May 27, 1999 Scientists have determined the atomic structure of the three-spoked molecule called clathrin which "self-assembles," Lego-like, into a protective sphere just inside cell membranes and safely transports nutrients, hormones and other cargo into our cells.
The versatile molecule, which spontaneously disassembles and recycles after each delivery, was recently shown by other researchers to be targeted by the HIV virus. Invading viruses dupe clathrin into sequestering the cell's CD4 immune molecules, thereby preventing them from launching a defense against the virus.
Knowledge of clathrin's atomic-level structure may enable researchers to counter the virus's pernicious strategy.
"If you know the structure, you can start understanding how clathrin is regulated," says Frances M. Brodsky, PhD, a leading clathrin researcher and a professor of biopharmaceutical sciences, pharmaceutical chemistry and microbiology and immunology at the University of California San Francisco (UCSF) where the study was carried out.
Brodsky and colleagues report the research in the May 27 issue of the journal Nature.
The atomic structure hints at what one of the UCSF scientists terms a "universal coupling motif" -- a configuration possibly shared by all proteins capable of coming together, like clathrin, and enclosing vital materiel in membranes for safe transit. Such controlled transport is essential for supplying nutrients and vitamins to cells, for secretion of hormones and for signaling cells to change their fate.
"Likely many proteins that contribute to traffic flow will have this motif," says Robert Fletterick, co-author on the Nature paper and a UCSF professor of biochemistry and biophysics. "Several have already been identified. The unmistakable footprint of the motif has just shown up in a protein involved in docking cells that are transported in membranous vessels in all animals and plants."
At the scale of the entire molecule, clathrin is shaped somewhat like a flattened tripod, and each three-legged structure is termed a triskelion. When precious proteins are to be hauled into the cell, clathrin molecules come together by the thousands and spontaneously assemble into a lattice, like a sheet of ice forming when the temperature drops. The clathrin lattice then folds into a ball.
"If you take a bunch of triskelions, they will self-assemble into a sphere," Brodsky says simply.
The assembly is triggered when legs of adjacent clathrin triskelions pair up. As the assembly progresses, the triskelions form a growing network of hexagonal shapes. Ultimately, the flat lattice folds into a sphere made up of hexagonal shapes near the equator and clathrin pentagons near north and south poles, just like a soccerball.
The self-assembly not only assures safe transit for nutrients, hormones and the like, but also precisely regulates which molecules gain entry into the cell, and when: No clathrin, no entry.
When an iron-bearing protein, or insulin or the cholesterol molecule, for example, seek entry, each normally docks with a receptor protruding from the outer surface of the cell's membrane and specialized to accept only one kind of molecule. If the appropriate receptor -- say the receptor for insulin -- is not present, entry is barred.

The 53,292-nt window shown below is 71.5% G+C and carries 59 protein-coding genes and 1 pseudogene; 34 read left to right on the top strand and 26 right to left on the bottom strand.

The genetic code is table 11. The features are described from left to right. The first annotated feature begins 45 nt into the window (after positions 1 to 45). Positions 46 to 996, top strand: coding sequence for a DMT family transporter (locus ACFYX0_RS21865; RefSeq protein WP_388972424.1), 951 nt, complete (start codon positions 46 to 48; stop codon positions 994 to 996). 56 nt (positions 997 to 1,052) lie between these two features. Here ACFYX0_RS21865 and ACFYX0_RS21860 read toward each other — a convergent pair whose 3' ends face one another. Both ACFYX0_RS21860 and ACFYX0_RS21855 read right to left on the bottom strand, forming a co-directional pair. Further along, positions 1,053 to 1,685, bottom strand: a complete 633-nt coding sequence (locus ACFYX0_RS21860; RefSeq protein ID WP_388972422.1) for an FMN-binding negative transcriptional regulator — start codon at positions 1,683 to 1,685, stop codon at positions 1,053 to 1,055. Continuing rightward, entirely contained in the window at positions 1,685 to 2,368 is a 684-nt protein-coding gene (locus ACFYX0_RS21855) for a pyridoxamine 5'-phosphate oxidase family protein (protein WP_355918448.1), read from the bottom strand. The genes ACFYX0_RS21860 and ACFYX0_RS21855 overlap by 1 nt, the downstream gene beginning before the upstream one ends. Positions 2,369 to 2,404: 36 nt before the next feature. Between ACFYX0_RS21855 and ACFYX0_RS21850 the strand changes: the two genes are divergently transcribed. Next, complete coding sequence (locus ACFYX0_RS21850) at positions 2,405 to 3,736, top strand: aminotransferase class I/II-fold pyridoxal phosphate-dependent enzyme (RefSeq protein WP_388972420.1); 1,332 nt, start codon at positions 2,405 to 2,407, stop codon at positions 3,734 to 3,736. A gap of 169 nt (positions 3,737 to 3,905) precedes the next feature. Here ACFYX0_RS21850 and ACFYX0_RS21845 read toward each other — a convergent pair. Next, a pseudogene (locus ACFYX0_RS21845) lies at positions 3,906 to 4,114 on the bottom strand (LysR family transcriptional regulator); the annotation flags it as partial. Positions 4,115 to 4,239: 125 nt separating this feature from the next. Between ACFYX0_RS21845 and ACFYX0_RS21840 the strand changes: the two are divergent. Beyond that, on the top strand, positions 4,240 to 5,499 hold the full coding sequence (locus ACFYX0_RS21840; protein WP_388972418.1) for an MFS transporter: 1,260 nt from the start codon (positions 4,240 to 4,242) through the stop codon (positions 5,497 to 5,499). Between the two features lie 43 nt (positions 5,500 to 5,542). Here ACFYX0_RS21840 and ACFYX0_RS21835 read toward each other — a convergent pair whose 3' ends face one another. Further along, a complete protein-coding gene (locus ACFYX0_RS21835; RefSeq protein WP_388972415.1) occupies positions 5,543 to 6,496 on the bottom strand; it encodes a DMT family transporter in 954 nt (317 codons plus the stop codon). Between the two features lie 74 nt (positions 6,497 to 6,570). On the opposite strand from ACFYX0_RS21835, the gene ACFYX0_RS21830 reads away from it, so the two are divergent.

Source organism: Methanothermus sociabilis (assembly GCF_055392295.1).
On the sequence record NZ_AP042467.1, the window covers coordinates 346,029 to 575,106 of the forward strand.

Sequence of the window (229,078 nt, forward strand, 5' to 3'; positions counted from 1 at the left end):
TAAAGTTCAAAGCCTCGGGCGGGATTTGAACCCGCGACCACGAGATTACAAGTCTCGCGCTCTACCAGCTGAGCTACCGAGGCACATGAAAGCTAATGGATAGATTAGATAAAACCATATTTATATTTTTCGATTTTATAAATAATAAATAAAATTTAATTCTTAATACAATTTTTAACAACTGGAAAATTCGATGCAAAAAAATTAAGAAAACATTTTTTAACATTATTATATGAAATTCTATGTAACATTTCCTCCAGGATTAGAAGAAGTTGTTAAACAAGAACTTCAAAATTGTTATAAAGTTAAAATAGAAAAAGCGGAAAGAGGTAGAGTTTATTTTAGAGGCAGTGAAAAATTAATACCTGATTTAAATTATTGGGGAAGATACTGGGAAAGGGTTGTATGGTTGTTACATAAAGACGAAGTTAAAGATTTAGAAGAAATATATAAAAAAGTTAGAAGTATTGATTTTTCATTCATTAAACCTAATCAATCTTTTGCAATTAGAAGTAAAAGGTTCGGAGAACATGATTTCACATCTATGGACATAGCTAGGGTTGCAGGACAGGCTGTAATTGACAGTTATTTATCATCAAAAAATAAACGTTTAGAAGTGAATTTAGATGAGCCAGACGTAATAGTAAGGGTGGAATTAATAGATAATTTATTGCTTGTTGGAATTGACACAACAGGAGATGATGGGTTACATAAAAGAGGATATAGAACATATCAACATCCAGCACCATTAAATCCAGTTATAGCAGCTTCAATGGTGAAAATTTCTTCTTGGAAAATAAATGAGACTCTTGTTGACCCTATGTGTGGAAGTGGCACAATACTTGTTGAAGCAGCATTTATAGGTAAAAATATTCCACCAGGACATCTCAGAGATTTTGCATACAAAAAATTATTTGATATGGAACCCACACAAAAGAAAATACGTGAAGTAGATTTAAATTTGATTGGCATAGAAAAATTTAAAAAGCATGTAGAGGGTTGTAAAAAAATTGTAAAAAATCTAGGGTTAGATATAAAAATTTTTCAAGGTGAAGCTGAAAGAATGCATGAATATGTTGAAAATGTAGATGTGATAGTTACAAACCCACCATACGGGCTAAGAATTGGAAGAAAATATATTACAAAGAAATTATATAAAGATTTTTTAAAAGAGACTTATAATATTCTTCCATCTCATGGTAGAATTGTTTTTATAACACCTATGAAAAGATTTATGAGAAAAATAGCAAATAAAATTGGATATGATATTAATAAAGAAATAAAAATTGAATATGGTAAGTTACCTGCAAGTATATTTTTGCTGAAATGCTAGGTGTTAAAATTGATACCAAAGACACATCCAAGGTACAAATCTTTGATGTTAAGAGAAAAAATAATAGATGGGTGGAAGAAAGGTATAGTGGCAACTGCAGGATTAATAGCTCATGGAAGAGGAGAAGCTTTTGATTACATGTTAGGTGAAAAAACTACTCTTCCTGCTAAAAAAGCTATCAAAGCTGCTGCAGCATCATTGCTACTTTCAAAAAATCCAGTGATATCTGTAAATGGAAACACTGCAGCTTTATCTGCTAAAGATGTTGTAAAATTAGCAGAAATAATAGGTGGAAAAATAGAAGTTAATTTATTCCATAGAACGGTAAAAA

But even when the insulin protein successfully links up with its receptor, the resulting insulin-receptor package must be recognized by another specialized cellular protein to gain entrance. This protein, known as an adaptor, acts as both bridge tender and bridge, binding to a specific receptor-cargo package on the outside the cell, and then to the clathrin molecule inside the cell membrane.
When triggered by the adaptor, the three-legged clathrin molecules line up with one another and begin the rapid polymerization into a lattice. The buildup pulls the adaptor and its receptor-cargo packet into the cell, eventually plucking a chunk of the cell's membrane inside, along with the receptor and its vital cargo. All this material becomes enveloped as the clathrin lattice folds into a sphere.
"The cell has figured out how to regulate the input of nutrients, hormones and other vital molecules," Brodsky says. "Central to that process is clathrin's capacity to first form a cage to transport its cargo, then disassemble, unload the cargo and finally recycle itself. It's a versatile molecule with a structure that determines its self-assembling and disassembling properties."
The scientists discovered -- and report in Nature -- that most of the filamentous molecule is composed of seven repeats of five "helical hairpin" units. The helical hairpin is a common protein structure, but the repeating sequence of five may be unique to proteins involved in linking up to form coated vesicles for transport as clathrin does, says Robert Fletterick.
"The clathrin structure shows a gratifying elegance that would have delighted Bucky Fuller," he adds.
The researchers employed an advanced form of x-ray crystallography to determine the atomic structure of clathrin's active site of polymerization. The experiment made use of the Advanced Light Source at Lawrence Berkeley National Laboratory (LBNL).
Lead author of the paper is Joel A. Ybe, PhD, assistant research biochemist in the Brodsky laboratory. Senior author is Peter K. Hwang, PhD, associate research biochemisty in the UCSF biochemistry and biophysics department.
Other collaborators and co-authors are Kai Lin, PhD, former postdoctoral fellow in Fletterick's laboratory; Shu-Hui Liu, PhD, postdoctoral fellow and Lin Chen, research associate, both in Brodsky's lab. Also, Thomas N. Earnest, PhD, of the Macromolecular Crystallography Facility at LBL's Advanced Light Source, and Kay Hoffman, PhD, staff scientist at the Bioinformatics Group of MEMOREC in Germany.
The research was funded by the National Institutes of Health.
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